Deducting Business Travel Expenses

Understanding business travel deductions can be a daunting task. However, it is important for investors and business owners who travel as part of their business activities to gain …

Understanding business travel deductions can be a daunting task. However, it is important for investors and business owners who travel as part of their business activities to gain a working knowledge of these regulations in order to take full advantage of the opportunities available to them.

“It’s well within [the average taxpayer’s] grasp…to understand just those particular rules that apply to them, so that they can properly document their deductions and so they can structure their activities so they fall within a proper deduction,” Fred Thompson, founder and principal of Frederick A. Thompson, CPA Inc., said. “I’ve seen a lot of people that miss deductions just because they don’t know the rules.”

First, investors must determine whether their travel expenses are eligible for deduction at all.

When traveling within the United States, all expenses can be deducted if the trip is purely for business. If business and pleasure are combined, only the business costs can be deducted.

If a person traveled from New York to Florida for a business conference, at a total cost of $900 for travel, lodging, etc., and afterwards stopped in North Carolina to visit friends for two days before heading home, bringing the total travel costs to $1,200, that person could deduct the $900 costs from going to Florida and back, but not the expenses from the side trip. It is also important to note that typically only 50 percent of meals and entertainment can be deducted, even on a trip that is purely for business.

One or two business-related events do not a business trip make. “The scheduling of incidental business activities during a trip, such as viewing videotapes or attending lectures dealing with general subjects, will not change what is really a vacation into a business trip,” according to IRS Publication 463.

The rules for foreign travel get a bit more complicated. “The IRS in general is skeptical of travel [and] entertainment, because they assume there’s a personal element to it,” Thompson said. “And that’s more so when it comes to foreign travel.”

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“If the [foreign] trip is less than a week and it’s a business trip, you can deduct 100 percent of the transportation, and the lodging and so forth,” Thompson said. “If the trip is more than a week or non-business is a substantial part of the trip, then you get into a situation where you have to actually figure out the business days, the total days, and you can then…[deduct] a percentage of the travel.”

But here’s a red flag for traveling investors: “If you travel outside of the United States primarily for vacation or for investment purposes, the entire cost of the trip is a nondeductible personal expense,” according to IRS Publication 463 (emphasis added).

Travel for the purposes of scouting out new investment property may not be deductible; however, “ordinary and necessary” expenses related to already-owned rental or royalty property are, even if the property is not producing income, according to Thompson. Travel expenses related to the management of income-producing property are also deductible, Thompson said, although the deductions are itemized with a 2 percent floor. Investors would be wise to check with an accountant before planning investment-related travel.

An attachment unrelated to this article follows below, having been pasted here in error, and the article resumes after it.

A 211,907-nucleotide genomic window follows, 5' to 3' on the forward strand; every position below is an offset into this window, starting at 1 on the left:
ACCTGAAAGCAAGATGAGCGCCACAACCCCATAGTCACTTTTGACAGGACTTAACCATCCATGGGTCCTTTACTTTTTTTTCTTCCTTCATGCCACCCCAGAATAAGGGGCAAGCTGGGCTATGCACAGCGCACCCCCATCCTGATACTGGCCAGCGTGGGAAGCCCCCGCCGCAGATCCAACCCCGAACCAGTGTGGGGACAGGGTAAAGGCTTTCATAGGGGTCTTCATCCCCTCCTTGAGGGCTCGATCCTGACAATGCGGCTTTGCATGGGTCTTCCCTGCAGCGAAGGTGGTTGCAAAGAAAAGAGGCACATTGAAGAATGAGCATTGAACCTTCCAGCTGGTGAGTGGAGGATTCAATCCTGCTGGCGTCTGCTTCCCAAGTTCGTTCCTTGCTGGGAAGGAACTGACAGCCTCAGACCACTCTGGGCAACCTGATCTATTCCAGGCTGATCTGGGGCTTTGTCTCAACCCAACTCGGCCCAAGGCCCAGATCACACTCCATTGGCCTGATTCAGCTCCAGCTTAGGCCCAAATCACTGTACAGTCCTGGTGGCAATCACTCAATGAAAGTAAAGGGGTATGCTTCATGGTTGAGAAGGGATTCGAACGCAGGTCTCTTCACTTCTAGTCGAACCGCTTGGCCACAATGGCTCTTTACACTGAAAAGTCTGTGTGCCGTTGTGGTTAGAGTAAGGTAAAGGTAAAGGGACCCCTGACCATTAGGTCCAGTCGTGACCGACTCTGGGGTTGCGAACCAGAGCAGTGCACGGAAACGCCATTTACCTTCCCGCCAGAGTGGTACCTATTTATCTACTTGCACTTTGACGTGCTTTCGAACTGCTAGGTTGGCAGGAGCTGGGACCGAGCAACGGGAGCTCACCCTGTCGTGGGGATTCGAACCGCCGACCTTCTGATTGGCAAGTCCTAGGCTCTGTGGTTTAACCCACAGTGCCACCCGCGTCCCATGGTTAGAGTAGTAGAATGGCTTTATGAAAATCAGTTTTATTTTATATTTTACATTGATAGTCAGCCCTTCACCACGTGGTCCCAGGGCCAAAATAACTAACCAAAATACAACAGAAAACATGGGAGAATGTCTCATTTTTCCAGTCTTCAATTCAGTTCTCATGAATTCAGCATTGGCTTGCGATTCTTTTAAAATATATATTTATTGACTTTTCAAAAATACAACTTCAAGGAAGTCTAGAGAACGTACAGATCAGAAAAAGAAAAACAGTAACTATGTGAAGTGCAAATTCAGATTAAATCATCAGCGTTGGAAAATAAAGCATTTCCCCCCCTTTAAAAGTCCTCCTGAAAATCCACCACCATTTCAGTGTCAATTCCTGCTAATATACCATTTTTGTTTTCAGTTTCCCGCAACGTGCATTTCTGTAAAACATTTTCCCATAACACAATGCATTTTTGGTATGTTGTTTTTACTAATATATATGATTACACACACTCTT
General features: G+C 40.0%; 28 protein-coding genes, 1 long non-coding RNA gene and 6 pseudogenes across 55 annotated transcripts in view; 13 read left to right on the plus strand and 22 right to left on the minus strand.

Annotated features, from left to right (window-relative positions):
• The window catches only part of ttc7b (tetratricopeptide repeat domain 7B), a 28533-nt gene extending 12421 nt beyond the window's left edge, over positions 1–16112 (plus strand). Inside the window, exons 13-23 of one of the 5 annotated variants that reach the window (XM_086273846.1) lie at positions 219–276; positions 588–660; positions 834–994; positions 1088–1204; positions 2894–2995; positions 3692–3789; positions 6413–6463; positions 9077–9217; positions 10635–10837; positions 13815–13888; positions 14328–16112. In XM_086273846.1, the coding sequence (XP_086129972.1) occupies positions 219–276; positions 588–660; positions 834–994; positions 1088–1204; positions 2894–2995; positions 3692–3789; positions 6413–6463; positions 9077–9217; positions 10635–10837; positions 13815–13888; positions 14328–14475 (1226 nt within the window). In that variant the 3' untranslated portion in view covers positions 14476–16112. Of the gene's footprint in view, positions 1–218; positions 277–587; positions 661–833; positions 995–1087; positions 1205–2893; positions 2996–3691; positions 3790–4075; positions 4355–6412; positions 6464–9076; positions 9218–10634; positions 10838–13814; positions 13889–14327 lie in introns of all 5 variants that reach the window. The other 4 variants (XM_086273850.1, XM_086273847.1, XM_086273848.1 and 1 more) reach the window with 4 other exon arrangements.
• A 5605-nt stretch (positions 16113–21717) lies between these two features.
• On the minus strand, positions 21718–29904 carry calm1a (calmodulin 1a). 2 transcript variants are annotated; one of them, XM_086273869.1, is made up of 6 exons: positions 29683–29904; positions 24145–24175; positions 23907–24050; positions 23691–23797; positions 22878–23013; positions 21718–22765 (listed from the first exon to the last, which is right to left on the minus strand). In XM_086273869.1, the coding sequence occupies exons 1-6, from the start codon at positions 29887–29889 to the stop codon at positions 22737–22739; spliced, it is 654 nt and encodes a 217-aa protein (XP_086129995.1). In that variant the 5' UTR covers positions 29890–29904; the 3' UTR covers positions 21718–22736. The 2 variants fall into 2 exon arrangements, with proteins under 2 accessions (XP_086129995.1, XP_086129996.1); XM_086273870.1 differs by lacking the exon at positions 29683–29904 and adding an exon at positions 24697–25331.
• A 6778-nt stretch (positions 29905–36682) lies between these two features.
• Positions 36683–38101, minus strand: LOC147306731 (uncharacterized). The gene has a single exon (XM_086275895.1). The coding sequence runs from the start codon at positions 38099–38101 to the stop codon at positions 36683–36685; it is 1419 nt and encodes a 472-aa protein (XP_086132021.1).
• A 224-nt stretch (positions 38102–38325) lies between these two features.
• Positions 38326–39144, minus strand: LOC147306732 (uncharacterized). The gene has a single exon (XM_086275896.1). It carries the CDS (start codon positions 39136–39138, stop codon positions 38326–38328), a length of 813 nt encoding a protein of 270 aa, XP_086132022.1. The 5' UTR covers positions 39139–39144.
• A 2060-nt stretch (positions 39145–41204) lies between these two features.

For both domestic and foreign travel, weekends, holidays and other “standby” days are considered as business days if they fall between legitimate business days on a trip.

“Let’s say…[a business traveler has] a business meeting on Thursday and Friday, and they have to stay the weekend. And then they have business on Monday or Tuesday. If they can’t return home on the weekend, those two weekend days are counted as business days, even if they don’t do any business,” Thompson said. “So if somebody can control their activities or what they do, they can structure things so they can basically kind of go have fun on Uncle Sam’s dime.”

In order to get the full benefits of business travel deductions, it is important for travelers to keep a record of all their business-related expenses so that they know exact amounts and have proof of the nature of these expenses.

Approximate or estimated amounts cannot be deducted. The IRS recommends that travelers keep a log or other written record of expenses in addition to keeping receipts, cancelled checks or bills to document travel expenses, according to IRS Publication 463.

“If the IRS comes along and you’ve documented those things, the auditors are very hard-pressed to come about with a different interpretation, unless…you’ve falsified some records or something,” Thompson said.

Thompson also said that he believes it’s important for taxpayers to be informed consumers of the tax system if they want to save on taxes that can be avoided.

“One of the main things about tax I think, in general, is it’s always changing. It’s like trying to hit a moving target made out of Jell-O,” Thompson said. “[But] you have to be assertive and know that you can manage your taxes, whatever your tax situation is. There are all sorts of…different ways of structuring things.”

Since business travel deductions can be very complicated and tax laws are often changing, investors should do further research with the IRS or consult an accountant before making travel plans. This is the best way for investors to ensure that they are fully informed before taking any major steps.

Unless otherwise specified, all travel deduction information was drawn from IRS Publication 463.


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